Conflict is inevitable among communities, including in schools. It’s easy enough for adults to solve kids’ conflicts. “Lena, I saw you take Josie’s ball. Give it back and say you’re sorry.” This type of adult intervention doesn’t empower students to solve their own conflicts. Conflict resolution is a learned skill; it takes practice. Adults can help youth develop this skill. Try these four conflict resolution techniques to build empowered, confident youth:
Rock Paper Scissors. Did the four square ball bounce in or out? Who was first in line? Who gets to use the red marker first? These types of conflicts occur countless times in elementary schools. Rather than let small conflicts escalate and take valuable time to solve, teach students to play a simple game of Rock Paper Scissors. Here’s how to play:
Counting to three (or while saying “rock paper scissors”), two players bounce their fists in the air. On “three” or “scissors”, players pick either rock, paper or scissors—as shown in the image. If both players choose the same object, they go again. Rock crushes scissors; scissors cut paper; paper covers rock. (Note: there is no physical contact necessary to play this game.)
I-Messages. Children are known to blame others when a problem arises, (i.e. “He did it!”) Adults know that it often takes more than one person to start a conflict. Teaching children to recognize emotions, both in themselves and others, helps. Using an I-statement, such as “I feel sad when you don’t play with me,” allows children to identify their emotion instead of blaming others. Guide children through talking out their conflict with I-messages before discussing possible solutions. In time, children will become better at using I-statements without adult guidance. Second Step is one curriculum which encourages emotional literacy and the use of I-messages in schools.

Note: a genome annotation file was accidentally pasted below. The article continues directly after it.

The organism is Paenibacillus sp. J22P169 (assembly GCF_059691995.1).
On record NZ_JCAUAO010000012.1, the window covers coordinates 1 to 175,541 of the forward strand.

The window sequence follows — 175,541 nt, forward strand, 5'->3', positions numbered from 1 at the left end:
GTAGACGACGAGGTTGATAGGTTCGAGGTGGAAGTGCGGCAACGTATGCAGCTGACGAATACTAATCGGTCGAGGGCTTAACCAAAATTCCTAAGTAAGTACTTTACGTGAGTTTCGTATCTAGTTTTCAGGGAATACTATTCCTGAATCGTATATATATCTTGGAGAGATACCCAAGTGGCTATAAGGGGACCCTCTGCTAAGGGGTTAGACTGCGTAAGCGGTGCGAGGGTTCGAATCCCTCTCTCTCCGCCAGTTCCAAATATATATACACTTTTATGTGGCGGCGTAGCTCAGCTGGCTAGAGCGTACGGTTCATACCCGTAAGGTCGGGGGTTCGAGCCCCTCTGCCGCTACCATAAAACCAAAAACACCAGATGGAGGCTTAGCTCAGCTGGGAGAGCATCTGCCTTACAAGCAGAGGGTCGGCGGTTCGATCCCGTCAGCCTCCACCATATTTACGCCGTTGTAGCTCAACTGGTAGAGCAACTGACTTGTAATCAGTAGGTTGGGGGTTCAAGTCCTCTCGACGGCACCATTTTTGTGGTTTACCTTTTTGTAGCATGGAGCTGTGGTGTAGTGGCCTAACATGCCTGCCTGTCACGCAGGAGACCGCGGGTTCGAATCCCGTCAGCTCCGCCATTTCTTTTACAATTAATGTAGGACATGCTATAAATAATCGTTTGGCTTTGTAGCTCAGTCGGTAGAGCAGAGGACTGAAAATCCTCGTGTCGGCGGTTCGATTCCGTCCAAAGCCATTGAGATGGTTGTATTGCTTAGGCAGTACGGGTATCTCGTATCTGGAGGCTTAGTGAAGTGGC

Peace Path. Provide guided steps for students to take when resolving conflicts. Teach these to students and post on a wall or paint them on the playground. The path may have statements to finish, such as “I feel… when….” and “I need…”, or things for students to answer, such as “what happened?”, “how would you feel?”, and “brainstorm a solution.” Create your own like this San Francisco school or use the Peacemakers program from Soul Shoppe.
Conflict Managers. By identifying and training student leaders to become conflict managers, schools empower youth. Student mediators can be available on and off the playground to help other students. When kids lead by example, other students learn conflict resolution techniques from their peers. Peer mediation may also be more available to students who worry about ‘tattling’ to adults. Find a curriculum that is right for your school. We found some on the CRU Institute website.
What conflict resolution techniques do you use at school or home?